Exclusive: AmerisourceBergen eyes Walgreens' drug distribution business - sources

    Walgreens owns about 27% of AmerisourceBergen and is its biggest customer. The two companies have explored various possibilities for combining operations in recent years, including a sale of AmerisourceBergen to Walgreens, on the theory that their drug distribution businesses would be better positioned to withstand competitive price pressures through even bigger scale. The coronavirus pandemic has weighed on Walgreens' retail business since then, however.

  • Business Wire

    Walgreens Introduces New Digital ‘Order Ahead’ Drive-Thru Shopping Experience

    Walgreens announced today a new digital enhancement to its recently launched ‘on the spot’ drive-thru shopping experience. Tailor-made for drive-thru shopping, customers and patients can now conveniently order select household essential and health & wellness products online in advance and then pay for and pick up these items at the company’s more than 7,300 participating pharmacy drive-thrus nationwide*.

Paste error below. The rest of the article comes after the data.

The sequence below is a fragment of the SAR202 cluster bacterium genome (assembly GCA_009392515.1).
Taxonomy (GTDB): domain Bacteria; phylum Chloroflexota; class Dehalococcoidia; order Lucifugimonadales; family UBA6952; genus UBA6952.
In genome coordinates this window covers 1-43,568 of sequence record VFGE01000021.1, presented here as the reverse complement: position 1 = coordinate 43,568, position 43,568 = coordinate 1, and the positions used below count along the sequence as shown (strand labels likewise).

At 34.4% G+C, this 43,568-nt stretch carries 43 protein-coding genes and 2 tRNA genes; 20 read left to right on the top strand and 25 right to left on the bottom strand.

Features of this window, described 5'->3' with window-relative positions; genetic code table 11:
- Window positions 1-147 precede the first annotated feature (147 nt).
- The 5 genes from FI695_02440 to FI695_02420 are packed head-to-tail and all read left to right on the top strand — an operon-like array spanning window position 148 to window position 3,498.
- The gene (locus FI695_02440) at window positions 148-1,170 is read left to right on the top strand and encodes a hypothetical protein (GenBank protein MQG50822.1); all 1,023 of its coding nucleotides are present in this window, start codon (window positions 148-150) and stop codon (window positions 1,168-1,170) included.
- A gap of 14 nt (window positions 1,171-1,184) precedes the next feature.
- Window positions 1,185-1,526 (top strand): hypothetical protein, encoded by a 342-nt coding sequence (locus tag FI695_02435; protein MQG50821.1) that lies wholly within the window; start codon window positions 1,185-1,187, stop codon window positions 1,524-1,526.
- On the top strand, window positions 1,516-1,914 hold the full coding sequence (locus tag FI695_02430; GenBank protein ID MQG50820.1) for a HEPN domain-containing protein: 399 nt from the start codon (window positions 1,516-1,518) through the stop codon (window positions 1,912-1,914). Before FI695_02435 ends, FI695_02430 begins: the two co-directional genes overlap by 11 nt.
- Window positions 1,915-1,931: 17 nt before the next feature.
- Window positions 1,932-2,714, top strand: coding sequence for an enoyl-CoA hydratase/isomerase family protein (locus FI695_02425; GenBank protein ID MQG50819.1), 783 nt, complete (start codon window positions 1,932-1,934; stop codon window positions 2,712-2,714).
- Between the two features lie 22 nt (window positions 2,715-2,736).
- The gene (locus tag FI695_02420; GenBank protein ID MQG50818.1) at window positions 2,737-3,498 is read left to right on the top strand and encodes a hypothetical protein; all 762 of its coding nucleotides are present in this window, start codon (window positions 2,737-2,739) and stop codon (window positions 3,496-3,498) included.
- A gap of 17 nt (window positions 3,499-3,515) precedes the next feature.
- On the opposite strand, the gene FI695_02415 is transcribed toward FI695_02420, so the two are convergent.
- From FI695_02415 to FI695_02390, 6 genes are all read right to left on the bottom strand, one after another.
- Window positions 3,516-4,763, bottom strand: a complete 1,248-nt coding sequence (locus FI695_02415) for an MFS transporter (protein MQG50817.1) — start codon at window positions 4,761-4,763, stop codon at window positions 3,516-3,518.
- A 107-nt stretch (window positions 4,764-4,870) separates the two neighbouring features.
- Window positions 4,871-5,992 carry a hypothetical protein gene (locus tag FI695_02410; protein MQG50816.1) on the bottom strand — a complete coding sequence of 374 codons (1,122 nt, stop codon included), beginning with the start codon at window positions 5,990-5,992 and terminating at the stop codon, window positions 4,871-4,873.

• Is Rite Aid Stock a Buy?
    Motley Fool

    Is Rite Aid Stock a Buy?

    If you've been tracking Rite Aid (NYSE: RAD) in recent weeks, you may have noticed an alarming trend. While its competitor Walgreens Boots Alliance (NASDAQ: WBA) remained a relatively attractive value stock in April as stocks rebounded out of the worst market plunge since the Great Recession, Rite Aid has been all over the map. The company's revenue plunged significantly in the 2018 fiscal year, and things just haven't been the same since.

  • Walgreens president talks expansion of testing as states reopen
    ABC News Videos

    Walgreens president talks expansion of testing as states reopen

    Richard Ashworth speaks exclusively to “Good Morning America” about the pharmacy’s plans to test for coronavirus in 49 states and over 50,000 people per week.

  • Business Wire